Advanced Search
MyIDEAS: Login

Social Assistance, Gender, And The Aged In South Africa

Contents:

Author Info

  • Justine Burns
  • Malcolm Keswell
  • Murray Leibbrandt

Abstract

This paper reviews the history of the noncontributory social pension in South Africa, as well as recent work on the distributional and poverty-alleviating effects of this program. The pension has a strong gender dimension, reaching three times as many women as men, and has an unambiguous impact on reducing household poverty, particularly among Black South African households. The existing literature also suggests that the pension reaches unintended beneficiaries within households and that strongly gender-differentiated patterns emerge both in the sharing of pension incomes by pensioners and in the behavioral responses of other household members to pension receipt.

Download Info

If you experience problems downloading a file, check if you have the proper application to view it first. In case of further problems read the IDEAS help page. Note that these files are not on the IDEAS site. Please be patient as the files may be large.
File URL: http://www.tandfonline.com/doi/abs/10.1080/13545700500115944
Download Restriction: Access to full text is restricted to subscribers.

As the access to this document is restricted, you may want to look for a different version under "Related research" (further below) or search for a different version of it.

Bibliographic Info

Article provided by Taylor & Francis Journals in its journal Feminist Economics.

Volume (Year): 11 (2005)
Issue (Month): 2 ()
Pages: 103-115

as in new window
Handle: RePEc:taf:femeco:v:11:y:2005:i:2:p:103-115

Contact details of provider:
Web page: http://www.tandfonline.com/RFEC20

Order Information:
Web: http://www.tandfonline.com/pricing/journal/RFEC20

Related research

Keywords: Social pensions; welfare and poverty; income pooling;

References

References listed on IDEAS
Please report citation or reference errors to , or , if you are the registered author of the cited work, log in to your RePEc Author Service profile, click on "citations" and make appropriate adjustments.:
as in new window
  1. Leibbrandt, M.V. & Woolard, C.D. & Woolard, I.D., 1996. "The Contribution of Income Components to Income Inequality in South Africa: A Decomposable Gini Analysis," Papers 125, World Bank - Living Standards Measurement.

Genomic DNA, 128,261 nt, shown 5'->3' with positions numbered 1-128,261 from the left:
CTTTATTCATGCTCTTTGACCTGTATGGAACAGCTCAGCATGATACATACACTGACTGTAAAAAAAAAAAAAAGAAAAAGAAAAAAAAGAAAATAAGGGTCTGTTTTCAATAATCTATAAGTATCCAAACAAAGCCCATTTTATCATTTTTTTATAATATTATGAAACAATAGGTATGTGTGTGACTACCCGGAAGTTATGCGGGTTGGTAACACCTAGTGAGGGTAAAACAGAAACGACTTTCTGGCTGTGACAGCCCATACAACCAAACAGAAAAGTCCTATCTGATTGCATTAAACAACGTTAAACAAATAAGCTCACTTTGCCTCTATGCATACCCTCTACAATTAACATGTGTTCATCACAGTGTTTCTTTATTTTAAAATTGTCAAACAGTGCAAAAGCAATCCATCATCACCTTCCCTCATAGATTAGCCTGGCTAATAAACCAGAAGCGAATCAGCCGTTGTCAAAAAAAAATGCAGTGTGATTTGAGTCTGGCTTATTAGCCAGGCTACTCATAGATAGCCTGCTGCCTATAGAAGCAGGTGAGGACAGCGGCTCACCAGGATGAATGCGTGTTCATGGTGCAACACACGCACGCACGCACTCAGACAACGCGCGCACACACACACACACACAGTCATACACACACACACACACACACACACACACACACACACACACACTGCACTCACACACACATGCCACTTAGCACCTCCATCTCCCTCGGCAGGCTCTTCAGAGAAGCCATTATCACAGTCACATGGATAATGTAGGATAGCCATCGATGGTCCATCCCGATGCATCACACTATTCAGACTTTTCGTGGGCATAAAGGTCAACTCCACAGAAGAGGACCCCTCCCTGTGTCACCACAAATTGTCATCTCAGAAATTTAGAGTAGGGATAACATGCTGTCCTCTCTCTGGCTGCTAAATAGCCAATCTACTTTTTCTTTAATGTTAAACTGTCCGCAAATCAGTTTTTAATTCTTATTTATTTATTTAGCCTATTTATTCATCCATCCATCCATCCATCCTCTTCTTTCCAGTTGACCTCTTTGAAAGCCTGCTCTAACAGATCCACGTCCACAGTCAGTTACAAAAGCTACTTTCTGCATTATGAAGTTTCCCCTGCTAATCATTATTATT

2. Case, A. & Deaton, A., 1996. "Large Cash Transfers to the Elderly in South Africa," Papers 176, Princeton, Woodrow Wilson School - Development Studies.
  3. Geeta Kingdon & John Knight, 2004. "Unemployment in South Africa: the nature of the beast," Labor and Demography 0409003, EconWPA.
  4. Esther Duflo, 2000. "Child Health and Household Resources in South Africa: Evidence from the Old Age Pension Program," American Economic Review, American Economic Association, vol. 90(2), pages 393-398, May.
Full references (including those not matched with items on IDEAS)

Citations

Citations are extracted by the CitEc Project, subscribe to its RSS feed for this item.
as in new window

Cited by:
  1. Alex Sienaert, 2007. "Migration, Remittances and Public Transfers: Evidence from South Africa," Economics Series Working Papers 351, University of Oxford, Department of Economics.
  2. Doepke, Matthias & Tertilt, Michele, 2011. "Does female empowerment promote economic development ?," Policy Research Working Paper Series 5714, The World Bank.
  3. Schatz, Enid & Ogunmefun, Catherine, 2007. "Caring and Contributing: The Role of Older Women in Rural South African Multi-generational Households in the HIV/AIDS Era," World Development, Elsevier, vol. 35(8), pages 1390-1403, August.
  4. Schatz, Enid & Gómez-Olivé, Xavier & Ralston, Margaret & Menken, Jane & Tollman, Stephen, 2012. "The impact of pensions on health and wellbeing in rural South Africa: Does gender matter?," Social Science & Medicine, Elsevier, vol. 75(10), pages 1864-1873.
  5. Alexis Sienaert, 2008. "The Labour Supply Effects of the South African State Old Age Pension: Theory, Evidence and Implications," SALDRU Working Papers 20, Southern Africa Labour and Development Research Unit, University of Cape Town.

Lists

This item is not listed on Wikipedia, on a reading list or among the top items on IDEAS.

Statistics

Access and download statistics

Corrections

When requesting a correction, please mention this item's handle: RePEc:taf:femeco:v:11:y:2005:i:2:p:103-115. See general information about how to correct material in RePEc.

For technical questions regarding this item, or to correct its authors, title, abstract, bibliographic or download information, contact: (Michael McNulty).

If you have authored this item and are not yet registered with RePEc, we encourage you to do it here. This allows to link your profile to this item. It also allows you to accept potential citations to this item that we are uncertain about.

If references are entirely missing, you can add them using this form.

If the full references list an item that is present in RePEc, but the system did not link to it, you can help with this form.

If you know of missing items citing this one, you can help us creating those links by adding the relevant references in the same way as above, for each refering item. If you are a registered author of this item, you may also want to check the "citations" tab in your profile, as there may be some citations waiting for confirmation.

Please note that corrections may take a couple of weeks to filter through the various RePEc services.